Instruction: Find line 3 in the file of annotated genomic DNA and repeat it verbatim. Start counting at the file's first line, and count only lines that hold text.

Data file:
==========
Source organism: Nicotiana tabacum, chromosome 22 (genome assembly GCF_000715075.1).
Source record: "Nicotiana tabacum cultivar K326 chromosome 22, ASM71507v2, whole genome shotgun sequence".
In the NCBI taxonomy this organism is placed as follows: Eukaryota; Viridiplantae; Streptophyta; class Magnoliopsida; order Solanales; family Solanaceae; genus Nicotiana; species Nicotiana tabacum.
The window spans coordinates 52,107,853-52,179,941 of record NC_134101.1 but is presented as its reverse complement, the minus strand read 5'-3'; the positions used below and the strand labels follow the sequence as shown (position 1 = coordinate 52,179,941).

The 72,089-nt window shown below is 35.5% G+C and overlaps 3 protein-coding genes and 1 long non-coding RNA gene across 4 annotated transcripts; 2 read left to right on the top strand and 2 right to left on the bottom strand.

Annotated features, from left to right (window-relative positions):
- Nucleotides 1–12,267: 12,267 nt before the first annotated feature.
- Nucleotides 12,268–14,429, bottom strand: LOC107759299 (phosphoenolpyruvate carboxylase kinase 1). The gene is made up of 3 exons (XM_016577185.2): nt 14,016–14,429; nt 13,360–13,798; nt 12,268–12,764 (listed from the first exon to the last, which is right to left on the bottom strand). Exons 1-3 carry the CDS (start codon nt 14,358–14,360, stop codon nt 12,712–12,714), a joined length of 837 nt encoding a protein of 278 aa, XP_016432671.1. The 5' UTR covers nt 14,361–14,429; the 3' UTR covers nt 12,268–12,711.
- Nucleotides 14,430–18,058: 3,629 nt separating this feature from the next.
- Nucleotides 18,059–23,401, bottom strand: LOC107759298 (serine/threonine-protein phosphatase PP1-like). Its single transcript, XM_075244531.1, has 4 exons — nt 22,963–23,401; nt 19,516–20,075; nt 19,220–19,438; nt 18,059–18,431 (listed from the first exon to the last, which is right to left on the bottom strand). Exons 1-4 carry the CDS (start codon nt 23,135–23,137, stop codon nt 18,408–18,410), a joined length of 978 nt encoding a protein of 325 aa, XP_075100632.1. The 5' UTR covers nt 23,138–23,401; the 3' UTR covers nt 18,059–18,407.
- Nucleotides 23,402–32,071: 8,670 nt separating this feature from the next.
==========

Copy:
In the NCBI taxonomy this organism is placed as follows: Eukaryota; Viridiplantae; Streptophyta; class Magnoliopsida; order Solanales; family Solanaceae; genus Nicotiana; species Nicotiana tabacum.